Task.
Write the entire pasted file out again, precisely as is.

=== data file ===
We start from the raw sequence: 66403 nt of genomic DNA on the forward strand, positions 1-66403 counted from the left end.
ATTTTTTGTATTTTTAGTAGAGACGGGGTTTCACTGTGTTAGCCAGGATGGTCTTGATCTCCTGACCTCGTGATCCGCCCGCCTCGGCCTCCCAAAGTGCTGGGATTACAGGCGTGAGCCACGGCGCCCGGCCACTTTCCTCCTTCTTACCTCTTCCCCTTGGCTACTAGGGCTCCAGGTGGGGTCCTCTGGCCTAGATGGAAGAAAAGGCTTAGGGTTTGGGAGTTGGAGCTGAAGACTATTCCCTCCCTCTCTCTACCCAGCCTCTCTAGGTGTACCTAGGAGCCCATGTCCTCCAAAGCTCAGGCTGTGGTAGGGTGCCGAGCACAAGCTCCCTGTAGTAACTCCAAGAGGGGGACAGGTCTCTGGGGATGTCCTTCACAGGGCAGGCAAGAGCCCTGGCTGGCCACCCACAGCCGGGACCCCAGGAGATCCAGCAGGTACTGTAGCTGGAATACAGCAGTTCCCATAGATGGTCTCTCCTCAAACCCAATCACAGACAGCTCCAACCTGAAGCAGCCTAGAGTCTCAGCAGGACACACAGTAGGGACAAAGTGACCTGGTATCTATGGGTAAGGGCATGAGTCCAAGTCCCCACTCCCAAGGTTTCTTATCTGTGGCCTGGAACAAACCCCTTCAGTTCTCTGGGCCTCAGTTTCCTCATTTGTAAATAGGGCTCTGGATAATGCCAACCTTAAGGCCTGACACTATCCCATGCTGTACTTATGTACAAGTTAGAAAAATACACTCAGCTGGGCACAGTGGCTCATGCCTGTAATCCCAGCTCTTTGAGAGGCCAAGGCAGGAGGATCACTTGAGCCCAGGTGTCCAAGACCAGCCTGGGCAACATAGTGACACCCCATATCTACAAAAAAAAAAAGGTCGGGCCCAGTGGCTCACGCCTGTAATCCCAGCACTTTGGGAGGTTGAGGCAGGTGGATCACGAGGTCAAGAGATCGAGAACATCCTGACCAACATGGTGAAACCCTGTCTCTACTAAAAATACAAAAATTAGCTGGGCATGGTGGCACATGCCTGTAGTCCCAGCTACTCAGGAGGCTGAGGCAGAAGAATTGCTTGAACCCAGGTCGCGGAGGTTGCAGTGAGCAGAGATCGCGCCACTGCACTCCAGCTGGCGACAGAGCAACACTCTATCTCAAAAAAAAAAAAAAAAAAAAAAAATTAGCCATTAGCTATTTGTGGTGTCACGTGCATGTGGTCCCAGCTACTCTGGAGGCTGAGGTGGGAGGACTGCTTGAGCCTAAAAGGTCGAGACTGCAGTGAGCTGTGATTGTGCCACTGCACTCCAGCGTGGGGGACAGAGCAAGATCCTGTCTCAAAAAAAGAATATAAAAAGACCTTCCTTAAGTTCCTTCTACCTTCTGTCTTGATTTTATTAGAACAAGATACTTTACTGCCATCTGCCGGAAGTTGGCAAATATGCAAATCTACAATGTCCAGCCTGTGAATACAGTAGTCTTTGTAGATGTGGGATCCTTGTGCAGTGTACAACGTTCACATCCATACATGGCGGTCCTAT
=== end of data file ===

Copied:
We start from the raw sequence: 66403 nt of genomic DNA on the forward strand, positions 1-66403 counted from the left end.
ATTTTTTGTATTTTTAGTAGAGACGGGGTTTCACTGTGTTAGCCAGGATGGTCTTGATCTCCTGACCTCGTGATCCGCCCGCCTCGGCCTCCCAAAGTGCTGGGATTACAGGCGTGAGCCACGGCGCCCGGCCACTTTCCTCCTTCTTACCTCTTCCCCTTGGCTACTAGGGCTCCAGGTGGGGTCCTCTGGCCTAGATGGAAGAAAAGGCTTAGGGTTTGGGAGTTGGAGCTGAAGACTATTCCCTCCCTCTCTCTACCCAGCCTCTCTAGGTGTACCTAGGAGCCCATGTCCTCCAAAGCTCAGGCTGTGGTAGGGTGCCGAGCACAAGCTCCCTGTAGTAACTCCAAGAGGGGGACAGGTCTCTGGGGATGTCCTTCACAGGGCAGGCAAGAGCCCTGGCTGGCCACCCACAGCCGGGACCCCAGGAGATCCAGCAGGTACTGTAGCTGGAATACAGCAGTTCCCATAGATGGTCTCTCCTCAAACCCAATCACAGACAGCTCCAACCTGAAGCAGCCTAGAGTCTCAGCAGGACACACAGTAGGGACAAAGTGACCTGGTATCTATGGGTAAGGGCATGAGTCCAAGTCCCCACTCCCAAGGTTTCTTATCTGTGGCCTGGAACAAACCCCTTCAGTTCTCTGGGCCTCAGTTTCCTCATTTGTAAATAGGGCTCTGGATAATGCCAACCTTAAGGCCTGACACTATCCCATGCTGTACTTATGTACAAGTTAGAAAAATACACTCAGCTGGGCACAGTGGCTCATGCCTGTAATCCCAGCTCTTTGAGAGGCCAAGGCAGGAGGATCACTTGAGCCCAGGTGTCCAAGACCAGCCTGGGCAACATAGTGACACCCCATATCTACAAAAAAAAAAAGGTCGGGCCCAGTGGCTCACGCCTGTAATCCCAGCACTTTGGGAGGTTGAGGCAGGTGGATCACGAGGTCAAGAGATCGAGAACATCCTGACCAACATGGTGAAACCCTGTCTCTACTAAAAATACAAAAATTAGCTGGGCATGGTGGCACATGCCTGTAGTCCCAGCTACTCAGGAGGCTGAGGCAGAAGAATTGCTTGAACCCAGGTCGCGGAGGTTGCAGTGAGCAGAGATCGCGCCACTGCACTCCAGCTGGCGACAGAGCAACACTCTATCTCAAAAAAAAAAAAAAAAAAAAAAAATTAGCCATTAGCTATTTGTGGTGTCACGTGCATGTGGTCCCAGCTACTCTGGAGGCTGAGGTGGGAGGACTGCTTGAGCCTAAAAGGTCGAGACTGCAGTGAGCTGTGATTGTGCCACTGCACTCCAGCGTGGGGGACAGAGCAAGATCCTGTCTCAAAAAAAGAATATAAAAAGACCTTCCTTAAGTTCCTTCTACCTTCTGTCTTGATTTTATTAGAACAAGATACTTTACTGCCATCTGCCGGAAGTTGGCAAATATGCAAATCTACAATGTCCAGCCTGTGAATACAGTAGTCTTTGTAGATGTGGGATCCTTGTGCAGTGTACAACGTTCACATCCATACATGGCGGTCCTAT